Steps to Stepfamily Success

Filed under: Adoption, Siblings, Relationships, Family Time, Home Base

stepfamily success

Typical multi-home stepfamilies are like intact biological families in many ways. But, they differ structurally, developmentally and dynamically in many ways too.

Stepfamilies who aren't aware of these differences risk using biological family norms and expectations to guide their day-to-day lives. That's like trying to play baseball with soccer equipment and basketball rules -- guaranteed to create confusion, conflict and stress.

Learning to live well in a new family takes time. Everyone has a lot to learn, including how to cope in a new environment. One of the first things you'll want to do is to recognize some of the myths of stepfamilies. For example:

Myth #1: "I love you, and I must love your kids."
Reality: "I love you and will patiently work at respecting your kids. They and I may never love each other. If we do, it will feel different than biological parent-child love, and that's okay.

Myth #2: "Your or my ex-mate is not part of our family!"
Reality: "As long as your biological children from your previous marriage live, their other biological parent, and their new mate(s), if any, will emotionally, financially, legally and genetically influence all of your lives. Ignoring or discounting the needs and feelings of these other adults will stress everyone for years.

Myth #3: "We're just like a regular biological family."
Reality: Not really. Your new extended family and the linking of stepfamily co-parenting homes add up to loads of relatives with many major losses to mourn, and many conflicting values and customs to resolve. You are, however, normal -- a normal multi-home stepfamily.

Myth #4: "Your or my kids will never come between us."
Reality: Stepfamily adults' inability to resolve clashes over one or more step-kids, including related money issues, is the most quoted reason for a stepfamily divorce. Underneath this usually lie your own unhealed wounds.

Myth #5: "Stepparenting is pretty much like biological parenting, without the childbirth."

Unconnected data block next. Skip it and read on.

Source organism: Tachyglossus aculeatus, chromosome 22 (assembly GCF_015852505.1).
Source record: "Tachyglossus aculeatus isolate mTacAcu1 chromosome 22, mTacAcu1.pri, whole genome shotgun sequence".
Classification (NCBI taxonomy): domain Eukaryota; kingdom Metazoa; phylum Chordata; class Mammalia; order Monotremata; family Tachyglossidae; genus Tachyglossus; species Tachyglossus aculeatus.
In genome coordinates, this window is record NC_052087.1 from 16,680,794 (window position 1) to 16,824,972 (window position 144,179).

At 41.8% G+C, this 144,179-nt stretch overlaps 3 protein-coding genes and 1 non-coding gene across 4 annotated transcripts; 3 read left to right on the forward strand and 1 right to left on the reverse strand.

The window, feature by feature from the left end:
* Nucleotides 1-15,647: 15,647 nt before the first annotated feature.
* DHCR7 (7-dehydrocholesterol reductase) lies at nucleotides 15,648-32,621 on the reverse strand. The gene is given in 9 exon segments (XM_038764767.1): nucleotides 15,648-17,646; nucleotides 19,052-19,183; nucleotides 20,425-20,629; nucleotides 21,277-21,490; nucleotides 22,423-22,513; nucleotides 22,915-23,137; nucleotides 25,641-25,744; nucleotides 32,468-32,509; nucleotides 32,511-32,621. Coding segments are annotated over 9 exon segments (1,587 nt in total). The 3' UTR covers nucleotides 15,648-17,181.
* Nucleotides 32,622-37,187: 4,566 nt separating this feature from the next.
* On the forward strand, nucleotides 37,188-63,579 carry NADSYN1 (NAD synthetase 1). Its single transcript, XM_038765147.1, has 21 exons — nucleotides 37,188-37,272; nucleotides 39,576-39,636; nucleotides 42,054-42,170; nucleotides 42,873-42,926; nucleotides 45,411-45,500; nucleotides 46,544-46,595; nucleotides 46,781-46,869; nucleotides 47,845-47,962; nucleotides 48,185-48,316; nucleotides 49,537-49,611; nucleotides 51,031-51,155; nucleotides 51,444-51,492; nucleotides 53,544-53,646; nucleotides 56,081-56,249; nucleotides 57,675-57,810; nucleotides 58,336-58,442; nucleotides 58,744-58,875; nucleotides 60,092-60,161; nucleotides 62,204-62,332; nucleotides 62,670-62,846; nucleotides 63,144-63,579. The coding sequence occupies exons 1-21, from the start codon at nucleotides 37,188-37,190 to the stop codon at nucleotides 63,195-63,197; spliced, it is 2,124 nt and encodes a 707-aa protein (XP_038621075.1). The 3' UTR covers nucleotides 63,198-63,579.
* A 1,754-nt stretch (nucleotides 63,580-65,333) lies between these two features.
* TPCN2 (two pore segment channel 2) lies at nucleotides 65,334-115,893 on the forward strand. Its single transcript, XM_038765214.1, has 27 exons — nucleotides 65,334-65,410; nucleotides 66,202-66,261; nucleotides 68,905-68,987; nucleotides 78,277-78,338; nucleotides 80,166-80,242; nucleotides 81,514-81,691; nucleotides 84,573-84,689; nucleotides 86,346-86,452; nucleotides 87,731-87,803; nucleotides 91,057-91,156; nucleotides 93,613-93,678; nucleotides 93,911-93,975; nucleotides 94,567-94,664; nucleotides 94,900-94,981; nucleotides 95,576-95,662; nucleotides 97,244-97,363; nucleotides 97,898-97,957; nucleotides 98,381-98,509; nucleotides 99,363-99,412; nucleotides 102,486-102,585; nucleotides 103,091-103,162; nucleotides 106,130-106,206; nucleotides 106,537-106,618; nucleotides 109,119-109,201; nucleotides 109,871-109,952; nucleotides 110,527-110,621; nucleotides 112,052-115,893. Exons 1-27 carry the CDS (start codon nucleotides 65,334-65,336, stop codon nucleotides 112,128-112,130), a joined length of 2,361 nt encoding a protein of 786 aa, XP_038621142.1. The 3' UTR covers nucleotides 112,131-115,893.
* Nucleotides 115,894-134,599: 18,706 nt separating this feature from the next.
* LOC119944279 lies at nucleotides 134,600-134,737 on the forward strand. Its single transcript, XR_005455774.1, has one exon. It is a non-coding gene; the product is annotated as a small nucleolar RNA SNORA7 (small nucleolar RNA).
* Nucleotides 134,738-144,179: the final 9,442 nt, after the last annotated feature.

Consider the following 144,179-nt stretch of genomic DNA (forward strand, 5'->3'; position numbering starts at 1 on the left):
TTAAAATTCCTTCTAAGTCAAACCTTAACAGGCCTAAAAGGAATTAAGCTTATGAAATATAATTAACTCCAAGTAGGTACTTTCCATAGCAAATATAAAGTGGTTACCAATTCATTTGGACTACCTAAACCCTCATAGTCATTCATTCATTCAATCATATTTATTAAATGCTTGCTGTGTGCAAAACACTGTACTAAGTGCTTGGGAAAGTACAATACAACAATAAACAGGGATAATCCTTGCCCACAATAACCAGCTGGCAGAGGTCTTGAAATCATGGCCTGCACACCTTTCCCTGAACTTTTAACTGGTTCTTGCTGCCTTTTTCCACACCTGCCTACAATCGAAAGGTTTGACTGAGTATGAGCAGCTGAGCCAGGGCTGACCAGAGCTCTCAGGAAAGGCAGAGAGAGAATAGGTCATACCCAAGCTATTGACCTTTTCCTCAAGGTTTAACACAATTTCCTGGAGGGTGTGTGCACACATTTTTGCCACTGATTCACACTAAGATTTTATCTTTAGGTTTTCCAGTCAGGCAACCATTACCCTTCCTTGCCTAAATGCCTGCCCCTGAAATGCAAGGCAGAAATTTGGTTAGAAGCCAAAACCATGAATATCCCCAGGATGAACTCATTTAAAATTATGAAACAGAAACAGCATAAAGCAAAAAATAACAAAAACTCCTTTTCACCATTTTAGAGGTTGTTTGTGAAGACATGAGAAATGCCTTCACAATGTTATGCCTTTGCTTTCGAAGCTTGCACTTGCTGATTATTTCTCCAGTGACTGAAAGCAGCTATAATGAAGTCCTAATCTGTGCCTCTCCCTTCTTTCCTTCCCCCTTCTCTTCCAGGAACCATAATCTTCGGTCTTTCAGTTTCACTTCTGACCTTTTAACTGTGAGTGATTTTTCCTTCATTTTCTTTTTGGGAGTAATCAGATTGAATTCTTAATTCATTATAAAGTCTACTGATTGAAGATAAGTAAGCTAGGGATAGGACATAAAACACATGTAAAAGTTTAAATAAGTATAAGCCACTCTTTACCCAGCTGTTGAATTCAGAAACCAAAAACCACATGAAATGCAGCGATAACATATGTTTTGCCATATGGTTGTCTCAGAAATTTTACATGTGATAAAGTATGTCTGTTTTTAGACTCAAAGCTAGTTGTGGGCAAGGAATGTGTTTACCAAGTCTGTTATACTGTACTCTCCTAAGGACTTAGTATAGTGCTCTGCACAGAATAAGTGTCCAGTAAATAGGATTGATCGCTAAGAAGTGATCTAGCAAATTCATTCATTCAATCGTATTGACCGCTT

Reality: While stepparents' primary goals are about the same as those of biological parents, the emotional, legal and social environments of average stepparents differ in numerous ways. This usually leads to confusion, frustration, and stress, until all the stepfamily adults agree clearly on what each other's key responsibilities are.

Myth #6: "Your and/or my biological kids(s) will always live with us."
Reality: In about 30 percent of U.S. stepfamilies, one or more minor biological kids move into the home of their other biological parent at some point. The resulting emotional and financial shock waves can be extremely challenging. The key is to build realistic expectations for your new stepfamily homes, roles and relationships. If you don't, ongoing frustrations and disappointments can end up harming your marriage. Learning together what's normal in average stepfamilies -- early on -- can help considerably.

Here are a few more ideas on how to keep your new family on the right track:

1. Adopt an open learner's mind to new ways of doing things.

2. Award yourself patience, permission to mess up and learn, and strokes for the smallest triumphs.

3. Expect some people to misunderstand and to criticize your new values, goals, and plans -- or you. Realize they probably are stuck in a biological family mode of thinking. That's their issue.

4. Keep your emotional knees flexed, hold hands, and enjoy the adventure and challenge together. It's worth it!

Your relatives and friends might mistakenly expect your new household and kin to feel and act like a biological family. They also may not approve of either the prior divorce(s) or the remarriage. Yet, when well-run by confidant stepfamily adult teams (not simply couples), this modern version of an ancient family form can provide the warmth, comfort, inspiration, support, security -- and often (not always) the love -- that adults and kids long for.

What's your biggest challenge as a stepparent? How are you dealing with it?

This article was originally published on PBS Parents by Gloria Lintermans. Gloria Lintermans is the author of The Secrets to Stepfamily Success: Revolutionary Tools to create a Blended Family of Support and Respect, The Healing Power of Grief: The Journey Through Loss to Love and Laughter, and The Healing Power of Love: Transcending the Loss of a Spouse to New Love.

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Start by teaching him that it is safe to do so.